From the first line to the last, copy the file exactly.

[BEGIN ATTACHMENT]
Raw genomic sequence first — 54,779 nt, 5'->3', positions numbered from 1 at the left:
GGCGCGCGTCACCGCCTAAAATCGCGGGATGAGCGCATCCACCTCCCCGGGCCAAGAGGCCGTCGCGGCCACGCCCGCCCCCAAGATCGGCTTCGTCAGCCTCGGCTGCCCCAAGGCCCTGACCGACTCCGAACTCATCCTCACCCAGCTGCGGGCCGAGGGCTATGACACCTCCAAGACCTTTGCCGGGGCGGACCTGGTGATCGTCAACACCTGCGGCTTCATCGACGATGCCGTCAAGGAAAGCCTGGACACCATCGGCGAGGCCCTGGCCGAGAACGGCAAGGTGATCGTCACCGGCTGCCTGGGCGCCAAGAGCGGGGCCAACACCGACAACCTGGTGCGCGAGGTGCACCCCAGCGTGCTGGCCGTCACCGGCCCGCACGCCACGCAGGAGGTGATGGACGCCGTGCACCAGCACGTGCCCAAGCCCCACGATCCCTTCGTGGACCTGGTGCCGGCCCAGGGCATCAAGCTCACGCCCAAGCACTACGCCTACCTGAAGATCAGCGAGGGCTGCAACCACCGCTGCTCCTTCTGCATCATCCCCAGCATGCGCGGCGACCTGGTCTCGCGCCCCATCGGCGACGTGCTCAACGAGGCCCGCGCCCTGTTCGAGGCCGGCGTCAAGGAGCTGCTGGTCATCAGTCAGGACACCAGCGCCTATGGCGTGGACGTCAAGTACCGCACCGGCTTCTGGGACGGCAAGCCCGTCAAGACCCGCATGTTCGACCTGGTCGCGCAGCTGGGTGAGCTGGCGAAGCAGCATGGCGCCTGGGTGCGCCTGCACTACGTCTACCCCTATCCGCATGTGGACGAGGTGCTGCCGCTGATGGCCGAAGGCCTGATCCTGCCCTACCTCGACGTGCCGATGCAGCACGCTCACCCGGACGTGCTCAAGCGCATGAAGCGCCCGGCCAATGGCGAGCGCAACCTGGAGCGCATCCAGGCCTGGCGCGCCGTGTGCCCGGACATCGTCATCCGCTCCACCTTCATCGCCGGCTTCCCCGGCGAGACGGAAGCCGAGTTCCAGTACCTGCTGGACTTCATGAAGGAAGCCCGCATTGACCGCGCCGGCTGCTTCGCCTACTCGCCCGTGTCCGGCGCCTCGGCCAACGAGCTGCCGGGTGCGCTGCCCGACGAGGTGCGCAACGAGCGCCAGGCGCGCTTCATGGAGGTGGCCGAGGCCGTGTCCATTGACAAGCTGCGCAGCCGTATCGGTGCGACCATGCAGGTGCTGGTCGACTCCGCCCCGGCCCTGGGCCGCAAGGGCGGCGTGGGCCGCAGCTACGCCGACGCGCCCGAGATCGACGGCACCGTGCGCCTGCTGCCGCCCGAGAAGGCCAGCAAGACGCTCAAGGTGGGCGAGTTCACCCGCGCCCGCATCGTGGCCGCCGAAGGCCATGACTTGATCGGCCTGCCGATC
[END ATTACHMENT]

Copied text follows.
Raw genomic sequence first — 54,779 nt, 5'->3', positions numbered from 1 at the left:
GGCGCGCGTCACCGCCTAAAATCGCGGGATGAGCGCATCCACCTCCCCGGGCCAAGAGGCCGTCGCGGCCACGCCCGCCCCCAAGATCGGCTTCGTCAGCCTCGGCTGCCCCAAGGCCCTGACCGACTCCGAACTCATCCTCACCCAGCTGCGGGCCGAGGGCTATGACACCTCCAAGACCTTTGCCGGGGCGGACCTGGTGATCGTCAACACCTGCGGCTTCATCGACGATGCCGTCAAGGAAAGCCTGGACACCATCGGCGAGGCCCTGGCCGAGAACGGCAAGGTGATCGTCACCGGCTGCCTGGGCGCCAAGAGCGGGGCCAACACCGACAACCTGGTGCGCGAGGTGCACCCCAGCGTGCTGGCCGTCACCGGCCCGCACGCCACGCAGGAGGTGATGGACGCCGTGCACCAGCACGTGCCCAAGCCCCACGATCCCTTCGTGGACCTGGTGCCGGCCCAGGGCATCAAGCTCACGCCCAAGCACTACGCCTACCTGAAGATCAGCGAGGGCTGCAACCACCGCTGCTCCTTCTGCATCATCCCCAGCATGCGCGGCGACCTGGTCTCGCGCCCCATCGGCGACGTGCTCAACGAGGCCCGCGCCCTGTTCGAGGCCGGCGTCAAGGAGCTGCTGGTCATCAGTCAGGACACCAGCGCCTATGGCGTGGACGTCAAGTACCGCACCGGCTTCTGGGACGGCAAGCCCGTCAAGACCCGCATGTTCGACCTGGTCGCGCAGCTGGGTGAGCTGGCGAAGCAGCATGGCGCCTGGGTGCGCCTGCACTACGTCTACCCCTATCCGCATGTGGACGAGGTGCTGCCGCTGATGGCCGAAGGCCTGATCCTGCCCTACCTCGACGTGCCGATGCAGCACGCTCACCCGGACGTGCTCAAGCGCATGAAGCGCCCGGCCAATGGCGAGCGCAACCTGGAGCGCATCCAGGCCTGGCGCGCCGTGTGCCCGGACATCGTCATCCGCTCCACCTTCATCGCCGGCTTCCCCGGCGAGACGGAAGCCGAGTTCCAGTACCTGCTGGACTTCATGAAGGAAGCCCGCATTGACCGCGCCGGCTGCTTCGCCTACTCGCCCGTGTCCGGCGCCTCGGCCAACGAGCTGCCGGGTGCGCTGCCCGACGAGGTGCGCAACGAGCGCCAGGCGCGCTTCATGGAGGTGGCCGAGGCCGTGTCCATTGACAAGCTGCGCAGCCGTATCGGTGCGACCATGCAGGTGCTGGTCGACTCCGCCCCGGCCCTGGGCCGCAAGGGCGGCGTGGGCCGCAGCTACGCCGACGCGCCCGAGATCGACGGCACCGTGCGCCTGCTGCCGCCCGAGAAGGCCAGCAAGACGCTCAAGGTGGGCGAGTTCACCCGCGCCCGCATCGTGGCCGCCGAAGGCCATGACTTGATCGGCCTGCCGATC